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As you drive home, heavy snow falls to the ground. In an attempt to climb a hillside road, your car's tires give way and begin to slip! Suddenly, you hear a bump as the vehicle behind you gently pushes you up the slippery street.

You can't stop because to do so would mean that the good-natured soul helping you traverse this perilous stretch of asphalt would lose his momentum, and all would be for naught. You continue on. You'll likely never meet him, but he's on your mind.

Demon's Souls director Hidetaka Miyazaki described these real-life events to Eurogamer as "a connection of mutual assistance between transient people." He continued, "Oddly, that incident will probably linger in my heart for a long time. Simply because it's fleeting." That experience is what inspired the game's unique online functionality, where players help one another by leaving pre-written messages on the ground or lending a silent hand to another battered soul.

And I saw that spirit last night when I returned to the Kingdom of Boletaria — my desire rekindled by the most recent Geekbox podcast. For all the talk of the dungeon crawler's unyielding brutality, I witnessed the inherent good in everyone.


Reviving at the beginning archstone in the Shrine of Storms, the game greets me with a note that says that my fellow travelers have rated a past message of mine. "Thanks," I think to myself, "for the health boost."

A silver-clad skeleton reanimates in the distance. Its glowing blue eyes lock on to mine. I haven't played Demon's Souls in quite awhile, so everything feels slightly fresh yet so familiar at the moment. Slicing through these obstacles with my trusty Dragon Bone Smasher (which looks strikingly pragmatic and effective for what the name implies), I happen upon several messages.

They warn of "a dangerous foe ahead," and I again quietly thank the faceless couriers, who just successfully alerted me to the dual-katana-wielding black skeleton hiding behind a rock formation. Fully prepared for the task at hand, I dispatch my adversary and continue forward.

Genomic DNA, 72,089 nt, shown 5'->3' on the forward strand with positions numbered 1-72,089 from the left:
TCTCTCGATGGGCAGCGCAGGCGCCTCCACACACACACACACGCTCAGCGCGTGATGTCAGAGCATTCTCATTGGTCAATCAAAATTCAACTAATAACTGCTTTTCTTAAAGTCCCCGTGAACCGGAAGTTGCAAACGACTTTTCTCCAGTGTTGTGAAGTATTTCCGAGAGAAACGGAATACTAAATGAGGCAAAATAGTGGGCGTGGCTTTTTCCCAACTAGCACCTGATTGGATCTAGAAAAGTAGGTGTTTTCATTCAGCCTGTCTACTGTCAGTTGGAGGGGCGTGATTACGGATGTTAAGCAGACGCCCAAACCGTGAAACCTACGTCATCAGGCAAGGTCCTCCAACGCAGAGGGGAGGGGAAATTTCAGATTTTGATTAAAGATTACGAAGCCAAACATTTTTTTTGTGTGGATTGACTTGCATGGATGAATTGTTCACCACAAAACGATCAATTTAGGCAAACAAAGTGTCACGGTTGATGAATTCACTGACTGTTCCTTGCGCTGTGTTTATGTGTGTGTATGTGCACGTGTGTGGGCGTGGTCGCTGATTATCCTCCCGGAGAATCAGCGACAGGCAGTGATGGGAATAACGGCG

More messages. One advises that a "hidden entrance" lies nearby. Another urges me to "attack." "Thanks again," I whisper to myself. "I'd forgotten about that secret undergound passageway."

So far, my entire time with Demon's Souls is filled with truthful messages either showing me the way or informing me of enemy ambushes. Not a single malevolent note among the bunch.

And this tone continues even in the face of the game's least altruistic online feature: black phantom invasion. Selfish players can breach your world in an attempt to cut down your character's physical body, which then brings theirs out of the realm of apparitions and back to that of the living. I realize one such encounter awaits as the deep fog sets in behind me at the steps of Allant's palace.

Locked in deadly combat, our duel rages. We clash with heavy force, dodge with skillful ease, and dance in a melee of steel and spells. I strike him down only to feel his counterattack. We trade blows and tactically heal our wounds. Our fight continues in stalemate for 10, 15, even 20 minutes!

My heart races; sweat drenches my palms. The battle has heightened my senses, and I'm thrilled beyond measure. But alas, I err — one mistimed dodge and a failed swing bring the end to my character. "You died" flashes across the screen.

I can still feel my chest pounding when my temple knight revives in soul form. It's getting late, and I decide to call it a night. After exiting the game, I give my friends list a cursory glance to see what those currently online are playing. My inbox has a little number one on the top-right corner of the icon. I never get messages on PSN.

"Good fight, demon."

In a world where women face harassment and degradation online and my own masculinity sits under a microscope, Demon's Souls is a poignant breath of fresh air that satisfyingly bucks Penny Arcade's Greater Internet Fuckwad Theory — a warm blaze in a land shrouded by the bitter cold.

And with that in mind, I look forward to gathering with fellow humanitarians around the beacon fires of Dark Souls, Demon's Souls' upcoming spiritual successor. Anonymously, of course.